February 2017 Briefly: An Unemployment Case Analysis

February 2018 Briefly


The claimant was discharged for repeated violations of company policy. She was allowed benefits upon a finding that she was discharged, but not for misconduct connected with the work.  The employer appealed, and a hearing was scheduled before an administrative law judge.

At the Hearing

The Employer’s Evidence:  The employer testified that the claimant, a retail manager, had received several warnings throughout her employment for various violations of company policy and performance concerns.  The claimant had received the employer’s policies at the beginning of and throughout her employment, and as a manager, was charged with their enforcement.  During her final warning for failing to follow security policy, the claimant was told that any further violations of company policy could result in her discharge.  On the date of the final incident, the claimant gave a significant employee discount to a former employee who had not worked for the employer for two months.  The claimant was aware of the former employee’s resignation because she’d read the employee’s resignation letter.
The Claimant’s Evidence: The claimant testified that she had received and understood the employer’s policies.  She acknowledged receiving the warnings as testified to by the employer.  She testified that on the date of the final incident, she gave the former employee the employee discount because she believed the employee still worked for the company, despite the fact that the claimant had read the former employee’s resignation letter.  The former employee had an employee card which was still active in the system and which allowed the discount to be applied to the transaction.

The Hearing Decision

The Administrative Law Judge found that the claimant was discharged for misconduct connected with the work, and she was disqualified from benefits. The ALJ found that the claimant had violated the employer’s employee discount policy, and that the claimant’s final warning had placed her on notice that the incident could lead to her discharge.  The claimant disagreed and appealed, arguing that she reasonably believed that the former employee was still employed because the discount card was still active.  The claimant argued that her manager should have ensured that the card was deactivated and could no longer be used, which would have prevented the final incident.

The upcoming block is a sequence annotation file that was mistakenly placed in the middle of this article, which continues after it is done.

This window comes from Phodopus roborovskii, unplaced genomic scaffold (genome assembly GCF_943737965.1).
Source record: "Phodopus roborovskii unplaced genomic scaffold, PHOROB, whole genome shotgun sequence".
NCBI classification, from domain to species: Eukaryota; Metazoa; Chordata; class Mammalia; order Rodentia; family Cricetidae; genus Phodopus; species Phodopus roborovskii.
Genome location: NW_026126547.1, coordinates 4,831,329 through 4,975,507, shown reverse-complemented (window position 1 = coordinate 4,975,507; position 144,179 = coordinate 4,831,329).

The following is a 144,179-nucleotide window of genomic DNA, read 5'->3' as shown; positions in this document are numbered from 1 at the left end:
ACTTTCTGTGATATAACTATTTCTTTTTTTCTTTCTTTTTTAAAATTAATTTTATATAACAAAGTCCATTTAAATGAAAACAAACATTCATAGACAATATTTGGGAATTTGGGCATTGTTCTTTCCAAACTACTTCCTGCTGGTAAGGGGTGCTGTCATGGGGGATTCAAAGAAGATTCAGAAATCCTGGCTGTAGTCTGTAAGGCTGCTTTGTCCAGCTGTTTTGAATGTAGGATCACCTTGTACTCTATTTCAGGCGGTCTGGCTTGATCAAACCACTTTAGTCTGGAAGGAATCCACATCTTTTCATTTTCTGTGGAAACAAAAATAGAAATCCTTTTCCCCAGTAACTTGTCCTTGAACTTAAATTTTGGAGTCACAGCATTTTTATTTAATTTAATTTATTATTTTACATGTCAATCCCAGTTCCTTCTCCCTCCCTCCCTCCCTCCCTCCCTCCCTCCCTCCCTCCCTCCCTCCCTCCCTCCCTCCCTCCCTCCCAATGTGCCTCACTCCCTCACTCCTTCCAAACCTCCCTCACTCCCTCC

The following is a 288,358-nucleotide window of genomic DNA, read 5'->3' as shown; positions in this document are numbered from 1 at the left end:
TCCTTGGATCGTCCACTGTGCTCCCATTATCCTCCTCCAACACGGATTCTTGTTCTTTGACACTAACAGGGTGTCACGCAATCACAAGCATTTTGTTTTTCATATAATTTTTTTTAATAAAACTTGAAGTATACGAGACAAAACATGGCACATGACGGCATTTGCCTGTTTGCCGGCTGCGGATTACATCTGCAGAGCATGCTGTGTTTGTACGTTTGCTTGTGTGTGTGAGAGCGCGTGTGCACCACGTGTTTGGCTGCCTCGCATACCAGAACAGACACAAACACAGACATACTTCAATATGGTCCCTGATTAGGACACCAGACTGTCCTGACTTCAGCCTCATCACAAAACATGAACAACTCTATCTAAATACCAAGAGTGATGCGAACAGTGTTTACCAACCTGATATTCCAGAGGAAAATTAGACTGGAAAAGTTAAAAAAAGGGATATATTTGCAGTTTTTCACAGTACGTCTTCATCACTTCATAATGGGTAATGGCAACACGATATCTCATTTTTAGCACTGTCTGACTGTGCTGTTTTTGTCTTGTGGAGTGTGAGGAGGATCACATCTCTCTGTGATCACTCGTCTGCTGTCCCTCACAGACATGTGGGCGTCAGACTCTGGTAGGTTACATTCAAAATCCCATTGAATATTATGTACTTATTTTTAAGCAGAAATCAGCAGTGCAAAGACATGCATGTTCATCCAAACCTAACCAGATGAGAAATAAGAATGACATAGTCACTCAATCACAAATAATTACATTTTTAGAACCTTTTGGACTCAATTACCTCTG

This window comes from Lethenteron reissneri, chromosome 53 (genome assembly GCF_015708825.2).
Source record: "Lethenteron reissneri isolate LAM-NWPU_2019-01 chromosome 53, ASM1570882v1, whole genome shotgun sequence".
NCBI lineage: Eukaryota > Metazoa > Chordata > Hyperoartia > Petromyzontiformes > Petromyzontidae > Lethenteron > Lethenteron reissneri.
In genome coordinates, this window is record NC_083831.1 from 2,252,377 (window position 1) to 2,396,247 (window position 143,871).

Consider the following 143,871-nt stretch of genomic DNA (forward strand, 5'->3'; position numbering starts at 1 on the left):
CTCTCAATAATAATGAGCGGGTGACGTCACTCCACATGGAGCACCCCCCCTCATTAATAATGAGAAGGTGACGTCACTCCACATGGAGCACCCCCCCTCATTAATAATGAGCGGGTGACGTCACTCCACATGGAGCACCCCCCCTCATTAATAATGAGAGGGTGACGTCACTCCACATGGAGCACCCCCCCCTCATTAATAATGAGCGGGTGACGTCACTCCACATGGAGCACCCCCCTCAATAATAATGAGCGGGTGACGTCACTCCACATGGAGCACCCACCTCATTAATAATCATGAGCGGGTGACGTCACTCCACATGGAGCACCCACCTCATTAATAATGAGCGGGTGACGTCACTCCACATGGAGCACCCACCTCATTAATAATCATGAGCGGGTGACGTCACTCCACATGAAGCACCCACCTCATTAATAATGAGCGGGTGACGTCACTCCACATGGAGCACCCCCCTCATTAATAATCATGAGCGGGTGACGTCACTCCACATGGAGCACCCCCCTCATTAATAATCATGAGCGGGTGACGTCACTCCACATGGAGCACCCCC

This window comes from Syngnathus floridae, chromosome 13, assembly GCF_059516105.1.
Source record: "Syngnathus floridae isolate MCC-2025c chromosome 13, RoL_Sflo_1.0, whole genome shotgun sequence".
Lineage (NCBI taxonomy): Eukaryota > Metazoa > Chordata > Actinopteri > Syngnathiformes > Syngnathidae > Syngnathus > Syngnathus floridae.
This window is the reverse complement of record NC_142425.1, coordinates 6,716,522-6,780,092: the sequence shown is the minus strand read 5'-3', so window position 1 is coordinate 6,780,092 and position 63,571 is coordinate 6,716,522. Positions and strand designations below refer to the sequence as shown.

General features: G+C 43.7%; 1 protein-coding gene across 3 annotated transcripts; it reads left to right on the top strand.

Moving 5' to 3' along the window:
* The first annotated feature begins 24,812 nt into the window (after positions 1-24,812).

The Board of Review Decision

The Board of Review agreed with the Administrative Law Judge’s decision and the decision remained in effect.  The employer had proven that the claimant had repeatedly violated company policy and had received a final warning.  That warning should have placed the claimant on notice that she should have been more careful on the date of the final incident, particularly because the claimant had read the resignation letter.  Additionally, as a manager, one of the claimant’s responsibilities was removing the discount card from the system.


  1. It is not always necessary for a claimant to have been warned regarding a specific violation to be disqualified from benefits.  In this case, the claimant had received several warnings throughout her employment, but not for violating the employer’s discount policy.  This claimant had received a final warning in which she was informed that any further violations of company policy could result in her discharge.  Even though the incidents were not similar, the claimant had been placed on specific notice that *any* other violation of company policy could result in her discharge.
  2. Managers are generally held to a higher standard with regard to violations of policy.  In this case, the claimant’s argument was that the final incident was not her “fault” because her manager had failed to deactivate the former employee’s discount card.  The employer successfully argued in this case that as a manager, the claimant also had the responsibility to deactivate the card, so she could not shift blame for the incident to her manager.  The claimant had read the resignation letter and the former employee had not appeared to work in two months.  As a manager, the claimant had a duty to do at least some investigation before giving the discount, and at least ask the former employee if she was still working.   The state agreed with the employer. Her failure to ensure that the policy was followed rose to the level of misconduct connected with the work.    

To learn how Equifax can help your organization with unemployment cost management and hearing support, contact Pete Krieshok at pete.krieshok@Equifax.com.

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About Peg Elofson

Peg oversees our Unemployment Hearing Consultants. She has more than 15 years of experience in the unemployment industry, with particular focus in unemployment appeals. Her experience includes account management, hearing representation, and Board of Review appeals. Peg joined Equifax through the acquisition of TALX Corporation in 2007. She holds BSBA and JD degrees from Creighton University.